What kind of work were you able to do for the $12k contract?


Web development


>After you get yourself a place to stay, better clothes, and a haircut then I’ll start branching into tech again.

I'd strongly disagree with this. If you can code, you are wasting your time doing any other kind of work. Do whatever it takes to land a job. Lie about your living situation. Spend all day at the library practicing Leet Code. The amount of time you spend trying to land a job will more than be made up by the salary delta of tech vs. menial labor.


You might be severely underestimating the impact that a bad living situation can have on a persons confidence, motivation, and mental energy to approach tasks.

The most important thing they can do is ANYTHING that gets them into a stable living situation.


I agree with this comment. First seek stability. Then you have a base, launch position, to move upwards from at your personal mental pace, after you get your feet back under you. Most people do not function well at all under the intense stress of homelessness, it breaks you down.

If they can quickly find a tech job, that's great of course; otherwise find anything that provides the necessary stability to make further sound moves from. It's dangerously easily to get trapped in homelessness for extended periods of time as it breaks people down and they can't get back out.


I’ll second this. Getting any job, and keeping it, will give you a self esteem boost in addition to giving you some structure and income. Use that as a launch pad for bigger and better things.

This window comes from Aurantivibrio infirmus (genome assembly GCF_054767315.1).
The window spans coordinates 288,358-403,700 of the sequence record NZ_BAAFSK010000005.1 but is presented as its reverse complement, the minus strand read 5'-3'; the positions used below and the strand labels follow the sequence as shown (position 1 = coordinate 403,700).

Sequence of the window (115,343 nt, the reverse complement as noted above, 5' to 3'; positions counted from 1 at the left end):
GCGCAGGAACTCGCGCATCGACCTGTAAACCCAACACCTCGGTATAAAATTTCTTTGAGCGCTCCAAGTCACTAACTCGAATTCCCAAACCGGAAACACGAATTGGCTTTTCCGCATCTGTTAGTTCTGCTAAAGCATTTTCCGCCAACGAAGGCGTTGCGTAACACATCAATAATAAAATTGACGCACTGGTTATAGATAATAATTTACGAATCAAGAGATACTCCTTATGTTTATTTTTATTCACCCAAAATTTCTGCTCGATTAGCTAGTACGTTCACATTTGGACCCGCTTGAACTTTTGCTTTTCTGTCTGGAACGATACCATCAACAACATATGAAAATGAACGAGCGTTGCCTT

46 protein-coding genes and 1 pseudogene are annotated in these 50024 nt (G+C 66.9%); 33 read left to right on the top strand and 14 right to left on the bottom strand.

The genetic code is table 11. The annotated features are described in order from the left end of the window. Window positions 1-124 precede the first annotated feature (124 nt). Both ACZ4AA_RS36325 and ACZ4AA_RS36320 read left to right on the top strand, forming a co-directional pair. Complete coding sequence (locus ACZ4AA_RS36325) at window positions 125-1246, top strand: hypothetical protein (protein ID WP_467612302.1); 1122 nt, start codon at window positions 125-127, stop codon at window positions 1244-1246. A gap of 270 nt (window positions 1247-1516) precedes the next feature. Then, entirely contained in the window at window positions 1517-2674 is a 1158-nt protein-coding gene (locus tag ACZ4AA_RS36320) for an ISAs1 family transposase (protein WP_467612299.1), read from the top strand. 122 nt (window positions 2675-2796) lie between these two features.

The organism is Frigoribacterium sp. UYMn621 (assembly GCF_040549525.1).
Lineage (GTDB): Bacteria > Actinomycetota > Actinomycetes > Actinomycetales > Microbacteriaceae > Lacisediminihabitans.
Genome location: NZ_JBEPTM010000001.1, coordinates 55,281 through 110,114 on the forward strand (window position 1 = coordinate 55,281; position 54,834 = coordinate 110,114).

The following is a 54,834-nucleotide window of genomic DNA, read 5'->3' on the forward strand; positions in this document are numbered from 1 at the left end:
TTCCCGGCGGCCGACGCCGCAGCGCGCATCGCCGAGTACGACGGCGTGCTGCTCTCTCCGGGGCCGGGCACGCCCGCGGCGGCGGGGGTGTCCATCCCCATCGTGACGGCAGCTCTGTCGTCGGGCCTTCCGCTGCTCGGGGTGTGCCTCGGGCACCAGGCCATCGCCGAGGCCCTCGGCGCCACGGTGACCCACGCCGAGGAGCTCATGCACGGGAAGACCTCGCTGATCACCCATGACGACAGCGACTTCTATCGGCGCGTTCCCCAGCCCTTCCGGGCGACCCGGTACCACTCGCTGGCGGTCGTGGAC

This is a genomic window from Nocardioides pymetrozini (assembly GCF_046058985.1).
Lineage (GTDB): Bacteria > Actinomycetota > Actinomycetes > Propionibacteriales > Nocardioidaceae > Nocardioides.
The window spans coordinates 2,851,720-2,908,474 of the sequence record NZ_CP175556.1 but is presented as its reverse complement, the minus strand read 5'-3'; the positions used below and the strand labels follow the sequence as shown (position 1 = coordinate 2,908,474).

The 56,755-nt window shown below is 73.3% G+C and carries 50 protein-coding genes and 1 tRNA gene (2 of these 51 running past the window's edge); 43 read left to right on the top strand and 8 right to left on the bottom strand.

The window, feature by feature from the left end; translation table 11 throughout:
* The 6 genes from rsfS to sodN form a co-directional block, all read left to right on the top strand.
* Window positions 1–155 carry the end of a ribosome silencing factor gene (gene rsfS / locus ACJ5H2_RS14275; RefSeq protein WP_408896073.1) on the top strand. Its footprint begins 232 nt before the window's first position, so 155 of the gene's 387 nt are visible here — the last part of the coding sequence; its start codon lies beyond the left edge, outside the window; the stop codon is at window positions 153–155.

Put another way, it’s easy to reach too high and then feel depressed or hopeless because you can’t achieve it. It’s much better to walk up the steps one at a time.


Tech is a better meritocracy than other fields but is still a field with barriers. If you don't have a good resume, a CS degree, recommendations or particular open source contributions, you'll have a hard time getting any job.

I'm not sure if you tried being homeless for 1 or 2 days, but I can't imagine you'll be able to pass an interview if you slept in the church door last night and had nothing for dinner.

> Do whatever it takes to land a job.

That's what I'm suggesting and unless there is someone or some community that will bail you out for 3-4 months to get your affairs in order, you'll have to start from rock bottom.


Oof... Sounds like a shit situation.

Honest advice:

Quit sitting around waiting for life to drop an opportunity in your lap! Create opportunity for yourself! This post is a great start, but keep going. Approach people in real life with the same friendly and open-hearted attitude, just like you've done here, and your situation will improve - and fast.

Anyone who tries to judge your situation and condemn you for it can fuck right off - ignore them.

Many hostels I've stayed in offer work-for-stay arrangements. Where you spend a couple of hours during the day helping clean, making beds, etc, and they give you a bunk to sleep in. This might help you network with some people - make some friends, and get out of your current squatting situation.

One real conversation can change your entire life, if you are open to it


Honest question:

what did he say that you would presume he's been "sitting around waiting for life to drop an opportunity in his lap?"


It sounds like you're trying a lot of out there ideas (volunteering at cafe, open source donations, helping out at hackerspaces, etc).

My advice is to try to halt all of that and dedicate 100% energy towards traditional ways of finding a job over the next month.

Out of curiosity, what about family?


If you have an internet connection:

Either post on Craigslist or walk in to small business with the following offers:

- I will build you a website for (small sum) - I will build your facebook page for (small sum) - I will setup your Twitter account for (small sum)